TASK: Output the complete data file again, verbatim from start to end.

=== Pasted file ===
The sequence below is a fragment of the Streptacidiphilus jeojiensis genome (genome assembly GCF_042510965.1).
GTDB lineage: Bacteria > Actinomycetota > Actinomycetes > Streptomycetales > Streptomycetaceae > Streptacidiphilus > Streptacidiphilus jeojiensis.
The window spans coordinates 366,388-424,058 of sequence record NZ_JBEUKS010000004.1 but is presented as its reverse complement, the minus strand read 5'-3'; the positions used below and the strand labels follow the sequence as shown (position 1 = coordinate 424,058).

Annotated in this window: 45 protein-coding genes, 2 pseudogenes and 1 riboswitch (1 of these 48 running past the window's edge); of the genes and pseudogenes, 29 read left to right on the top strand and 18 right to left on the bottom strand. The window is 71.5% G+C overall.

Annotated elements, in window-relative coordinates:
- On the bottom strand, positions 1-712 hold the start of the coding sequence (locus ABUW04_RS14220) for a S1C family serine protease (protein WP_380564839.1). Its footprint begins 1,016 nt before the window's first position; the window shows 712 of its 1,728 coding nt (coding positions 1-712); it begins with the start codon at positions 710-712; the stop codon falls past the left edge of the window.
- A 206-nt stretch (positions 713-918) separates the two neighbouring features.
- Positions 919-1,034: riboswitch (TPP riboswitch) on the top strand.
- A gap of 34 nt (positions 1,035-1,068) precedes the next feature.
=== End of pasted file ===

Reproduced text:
The sequence below is a fragment of the Streptacidiphilus jeojiensis genome (genome assembly GCF_042510965.1).
GTDB lineage: Bacteria > Actinomycetota > Actinomycetes > Streptomycetales > Streptomycetaceae > Streptacidiphilus > Streptacidiphilus jeojiensis.
The window spans coordinates 366,388-424,058 of sequence record NZ_JBEUKS010000004.1 but is presented as its reverse complement, the minus strand read 5'-3'; the positions used below and the strand labels follow the sequence as shown (position 1 = coordinate 424,058).

Annotated in this window: 45 protein-coding genes, 2 pseudogenes and 1 riboswitch (1 of these 48 running past the window's edge); of the genes and pseudogenes, 29 read left to right on the top strand and 18 right to left on the bottom strand. The window is 71.5% G+C overall.

Annotated elements, in window-relative coordinates:
- On the bottom strand, positions 1-712 hold the start of the coding sequence (locus ABUW04_RS14220) for a S1C family serine protease (protein WP_380564839.1). Its footprint begins 1,016 nt before the window's first position; the window shows 712 of its 1,728 coding nt (coding positions 1-712); it begins with the start codon at positions 710-712; the stop codon falls past the left edge of the window.
- A 206-nt stretch (positions 713-918) separates the two neighbouring features.
- Positions 919-1,034: riboswitch (TPP riboswitch) on the top strand.
- A gap of 34 nt (positions 1,035-1,068) precedes the next feature.